Thursday, April 8, 2021

High Fidelity by Nick Hornby

High Fidelity
by Nick Hornby
Read by David Case
Published August 1995 by Riverhead
Source: audiobook checked out from my local library

Publisher's Summary:
Rob is a pop-music junkie who runs his own semi-failing record store. His girlfriend, Laura, has just left him for the guy upstairs, and Rob is both miserable and relieved. After all, could he have spent his life with someone who has a bad record collection? Rob seeks refuge in the company of the offbeat clerks at his store, who endlessly review their top five films; top five Elvis Costello songs; top five episodes of Cheers. 

Rob tries dating a singer, but maybe it’s just that he’s always wanted to sleep with someone who has a record contract. Then he sees Laura again. And Rob begins to think that life with kids, marriage, barbecues, and soft-rock CDs might not be so bad.

My Thoughts:
I adore the movie adaptation of this book, mostly because I adore John Cusack who plays Rob Fleming. I already knew that but this book reinforced that it was Cusack who did that for me, rather than the character, because on the written page I really, really did not like Rob. 

Maybe it's because as the mother of a men and aunt of more men who are nearly the same age, I have no tolerance for men who suffer from Peter Pan Syndrome. Sure, it's fine for you to really, really enjoy records (or gaming, or sports, or even Dungeons and Dragons) but they cannot...I repeat cannot...define your life at the expense of doing things like making sure you can support yourself. And records define Rob (and Barry and Dick). Also, Rob is just not a very nice guy. Early in his "romantic" life, he engineers the breakup of a friend just so he can pursue the ex-girlfriend. As an adult he cheats on his live-in girlfriend. He sleeps with another woman just because she has a recording contract and he's hoping that maybe she'll include him on a record cover.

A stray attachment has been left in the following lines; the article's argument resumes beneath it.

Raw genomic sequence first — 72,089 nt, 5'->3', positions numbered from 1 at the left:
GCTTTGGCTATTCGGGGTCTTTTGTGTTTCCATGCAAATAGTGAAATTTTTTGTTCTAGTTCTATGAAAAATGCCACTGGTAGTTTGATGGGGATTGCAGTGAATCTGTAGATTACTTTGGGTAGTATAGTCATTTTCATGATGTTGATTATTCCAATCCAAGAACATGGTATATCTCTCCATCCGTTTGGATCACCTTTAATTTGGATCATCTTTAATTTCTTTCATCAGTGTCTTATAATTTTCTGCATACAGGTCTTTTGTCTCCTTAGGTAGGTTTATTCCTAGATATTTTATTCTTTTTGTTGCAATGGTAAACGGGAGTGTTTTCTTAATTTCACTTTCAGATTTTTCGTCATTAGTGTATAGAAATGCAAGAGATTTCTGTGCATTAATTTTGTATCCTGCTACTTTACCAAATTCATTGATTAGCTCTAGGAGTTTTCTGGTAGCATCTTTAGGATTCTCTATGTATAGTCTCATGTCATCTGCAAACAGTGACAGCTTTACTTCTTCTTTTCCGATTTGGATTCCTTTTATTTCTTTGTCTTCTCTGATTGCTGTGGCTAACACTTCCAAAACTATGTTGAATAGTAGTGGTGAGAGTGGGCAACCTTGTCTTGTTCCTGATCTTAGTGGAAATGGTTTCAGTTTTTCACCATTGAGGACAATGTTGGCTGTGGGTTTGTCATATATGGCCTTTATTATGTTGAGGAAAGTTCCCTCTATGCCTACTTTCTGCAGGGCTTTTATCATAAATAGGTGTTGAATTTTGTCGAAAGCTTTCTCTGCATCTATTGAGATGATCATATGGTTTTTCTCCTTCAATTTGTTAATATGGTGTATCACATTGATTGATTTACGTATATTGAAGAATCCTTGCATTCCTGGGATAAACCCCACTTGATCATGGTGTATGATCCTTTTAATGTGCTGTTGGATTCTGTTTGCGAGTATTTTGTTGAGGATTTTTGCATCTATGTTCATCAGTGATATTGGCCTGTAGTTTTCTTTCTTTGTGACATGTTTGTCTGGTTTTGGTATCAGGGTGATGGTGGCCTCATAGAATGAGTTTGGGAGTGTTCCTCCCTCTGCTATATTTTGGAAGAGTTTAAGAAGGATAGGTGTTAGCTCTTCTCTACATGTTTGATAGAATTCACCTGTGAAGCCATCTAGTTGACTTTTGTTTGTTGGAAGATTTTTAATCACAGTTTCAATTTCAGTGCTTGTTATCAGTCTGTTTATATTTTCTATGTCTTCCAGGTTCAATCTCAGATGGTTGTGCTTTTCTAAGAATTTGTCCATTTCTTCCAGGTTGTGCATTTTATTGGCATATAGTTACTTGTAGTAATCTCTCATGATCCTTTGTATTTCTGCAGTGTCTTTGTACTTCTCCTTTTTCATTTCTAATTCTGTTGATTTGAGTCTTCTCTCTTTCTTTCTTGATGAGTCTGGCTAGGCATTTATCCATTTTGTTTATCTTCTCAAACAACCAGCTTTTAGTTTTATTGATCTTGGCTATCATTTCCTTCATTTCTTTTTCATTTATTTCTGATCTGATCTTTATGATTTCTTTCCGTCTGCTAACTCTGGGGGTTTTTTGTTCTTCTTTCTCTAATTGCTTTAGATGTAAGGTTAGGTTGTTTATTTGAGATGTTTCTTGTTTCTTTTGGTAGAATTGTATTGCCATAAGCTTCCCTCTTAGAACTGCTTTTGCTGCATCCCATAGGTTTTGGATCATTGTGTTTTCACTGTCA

In the movie, because Rob was played by Cusack it was understandable to believe that there was a good person in there just waiting to come out. And, in the end, he did. In the book, we don't get that preconceived idea about Rob so that even as Rob and Laura work to patch things up, you're never entirely sure that Rob has what it takes to make a relationship work. Luckily, by that point in the book, I did finally like him enough to hope that he did. 

Now I need to go watch the movie again. Because the parts of this book that are funny (and there is quite a lot of funny here) shine in the movie. 

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